Limited polling released so far on Proposition 115, the ballot measure to criminalize abortions in Colorado performed later in pregnancy, is running closer than previous abortion ban ballot measures in Colorado–though still expected to be defeat, likely not by the 30-point margins that characterized previous failed attempts to impose a total ban on abortion in Colorado from the moment of conception known as the “Personhood” initiatives.
This year, you can give anti-abortion activists some credit for muddying the question of banning abortion access by proposing a ban on abortion “only” after 22 weeks. The imposition of a non-medical cutoff date for abortion care with no exceptions for rape or incest would of course be a major victory for abortion opponents in Colorado, in a state which has held off attempts to politically regulate a procedure the right to which is guaranteed (for now) by the Roe v. Wade Supreme Court decision.
The anti-abortion activists who put this new flavor of abortion ban on the ballot have of course not suddenly become converts to legal abortion under 22 weeks. Proposition 115’s proponents consider the measure to be an incremental step along the way to a total ban on abortion–and as the election approaches, it’s getting harder for backers to conceal this:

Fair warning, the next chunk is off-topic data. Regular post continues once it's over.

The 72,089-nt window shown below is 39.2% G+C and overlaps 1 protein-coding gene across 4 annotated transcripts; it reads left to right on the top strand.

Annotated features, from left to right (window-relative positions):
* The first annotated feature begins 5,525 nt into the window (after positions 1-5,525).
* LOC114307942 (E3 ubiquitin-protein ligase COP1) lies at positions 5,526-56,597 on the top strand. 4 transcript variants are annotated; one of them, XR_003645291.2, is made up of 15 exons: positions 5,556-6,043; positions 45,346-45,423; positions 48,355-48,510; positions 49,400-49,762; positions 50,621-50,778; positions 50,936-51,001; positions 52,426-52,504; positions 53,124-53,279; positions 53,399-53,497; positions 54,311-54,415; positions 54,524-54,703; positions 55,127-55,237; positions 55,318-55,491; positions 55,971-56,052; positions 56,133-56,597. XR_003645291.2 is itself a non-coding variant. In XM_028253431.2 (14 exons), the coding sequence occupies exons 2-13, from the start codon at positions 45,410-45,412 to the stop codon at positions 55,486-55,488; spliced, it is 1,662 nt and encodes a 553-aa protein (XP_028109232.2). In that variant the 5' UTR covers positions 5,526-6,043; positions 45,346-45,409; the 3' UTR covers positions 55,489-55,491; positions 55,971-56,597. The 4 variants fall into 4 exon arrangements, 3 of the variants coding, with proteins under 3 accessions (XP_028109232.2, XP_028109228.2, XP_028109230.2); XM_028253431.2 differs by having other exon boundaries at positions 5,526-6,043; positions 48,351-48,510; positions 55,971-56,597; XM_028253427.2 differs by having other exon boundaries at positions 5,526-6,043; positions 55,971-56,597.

Denver Post columnist Krista Kafer took it a step further this weekend, calling an exception for rape or incest in Proposition 115 “unnecessary”:
Some opponents of Proposition 115 want unnecessary loopholes added to the proposal. Proposition 115 only impacts late-term abortion. Abortions of babies conceived by rape or incest are almost always conducted early in the pregnancy. There is no reason to wait until the child is viable…
As you can see, it’s very easy to lure Proposition 115 supporters out into the open and expose their broader opposition to abortion well beyond the scope of this ballot measure. The argument that an exemption to allow abortion in a case incest or sexual assault is a “second victimization” applies as much to an abortion performed before 22 weeks as after. And if you believe that abortion in cases of rape and incest is a “death penalty,” you’re very much in the minority of Americans.
In Kafer’s case, she tosses out her own presumptions about questions that in Colorado are strictly between a doctor and a patient. We’re not interested in debating with Kafer or anyone else exactly how many abortions due to cases of rape or incest occur or when, at what precise point in pregnancy fatal genetic defects may be detectable, or any other presumption she makes about these issues.
And why not? Because we’re not doctors or their patients, and those are the only people who should be making these decisions. As soon as the door opens to second-guessing doctors bound by professional ethics making medical decisions with their patients, which is what Proposition 115 is all about, the much greater restrictions Proposition 115’s supporters have in mind are ready to go–awaiting only the “momentum” Prop 115 would give them.
If you believe Proposition 115 supporters have any intention of stopping with Proposition 115, and reading between the lines of their own words is not enough, all you have to do is ask them. The honest ones will readily confess it’s merely the first chip at the edifice.